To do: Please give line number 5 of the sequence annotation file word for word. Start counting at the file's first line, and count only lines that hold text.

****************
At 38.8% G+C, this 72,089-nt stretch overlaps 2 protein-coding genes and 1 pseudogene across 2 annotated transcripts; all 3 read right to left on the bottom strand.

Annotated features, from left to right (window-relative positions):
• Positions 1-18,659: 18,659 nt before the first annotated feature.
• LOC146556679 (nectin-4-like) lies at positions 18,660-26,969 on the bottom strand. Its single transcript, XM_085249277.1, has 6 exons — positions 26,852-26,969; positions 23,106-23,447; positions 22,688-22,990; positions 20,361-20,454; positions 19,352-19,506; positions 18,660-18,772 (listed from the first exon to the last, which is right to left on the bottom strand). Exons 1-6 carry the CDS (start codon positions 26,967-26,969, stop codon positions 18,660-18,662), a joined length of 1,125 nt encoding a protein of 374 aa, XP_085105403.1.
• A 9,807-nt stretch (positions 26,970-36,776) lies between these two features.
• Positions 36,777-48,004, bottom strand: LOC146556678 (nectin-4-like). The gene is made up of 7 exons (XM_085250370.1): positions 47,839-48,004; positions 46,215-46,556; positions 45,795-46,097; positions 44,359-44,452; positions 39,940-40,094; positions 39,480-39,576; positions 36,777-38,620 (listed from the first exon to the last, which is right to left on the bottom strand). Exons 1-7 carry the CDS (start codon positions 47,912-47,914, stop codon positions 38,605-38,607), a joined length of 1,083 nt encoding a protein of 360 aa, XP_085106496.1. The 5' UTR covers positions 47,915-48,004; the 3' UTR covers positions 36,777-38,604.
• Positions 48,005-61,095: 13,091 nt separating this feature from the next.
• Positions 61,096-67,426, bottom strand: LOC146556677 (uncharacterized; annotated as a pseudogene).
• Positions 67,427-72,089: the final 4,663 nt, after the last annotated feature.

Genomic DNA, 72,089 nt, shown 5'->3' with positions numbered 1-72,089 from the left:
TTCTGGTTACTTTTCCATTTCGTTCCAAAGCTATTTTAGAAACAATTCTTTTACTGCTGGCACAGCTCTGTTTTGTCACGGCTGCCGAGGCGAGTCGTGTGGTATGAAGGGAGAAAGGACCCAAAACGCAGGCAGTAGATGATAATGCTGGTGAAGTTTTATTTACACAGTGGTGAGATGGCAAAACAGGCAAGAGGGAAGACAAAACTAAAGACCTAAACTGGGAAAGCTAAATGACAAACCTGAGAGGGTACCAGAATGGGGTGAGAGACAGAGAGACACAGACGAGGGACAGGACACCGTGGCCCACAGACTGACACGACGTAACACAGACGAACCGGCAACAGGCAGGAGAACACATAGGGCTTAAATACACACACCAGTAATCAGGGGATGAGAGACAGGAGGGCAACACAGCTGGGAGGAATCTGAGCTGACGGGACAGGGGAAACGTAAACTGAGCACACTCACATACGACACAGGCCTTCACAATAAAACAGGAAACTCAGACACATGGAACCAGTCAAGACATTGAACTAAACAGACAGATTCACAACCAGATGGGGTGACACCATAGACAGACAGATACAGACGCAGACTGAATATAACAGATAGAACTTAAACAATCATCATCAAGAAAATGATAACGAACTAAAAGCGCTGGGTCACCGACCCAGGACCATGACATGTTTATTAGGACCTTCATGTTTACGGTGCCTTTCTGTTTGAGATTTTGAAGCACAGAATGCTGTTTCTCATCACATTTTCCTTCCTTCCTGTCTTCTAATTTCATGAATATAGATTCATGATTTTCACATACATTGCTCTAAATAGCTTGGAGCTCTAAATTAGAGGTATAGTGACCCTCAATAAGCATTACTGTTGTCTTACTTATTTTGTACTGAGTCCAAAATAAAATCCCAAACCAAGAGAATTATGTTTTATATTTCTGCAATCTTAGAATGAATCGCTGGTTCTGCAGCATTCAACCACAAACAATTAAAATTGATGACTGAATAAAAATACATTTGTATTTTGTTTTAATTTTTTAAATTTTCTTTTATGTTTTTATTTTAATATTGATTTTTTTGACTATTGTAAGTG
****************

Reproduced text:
• A 9,807-nt stretch (positions 26,970-36,776) lies between these two features.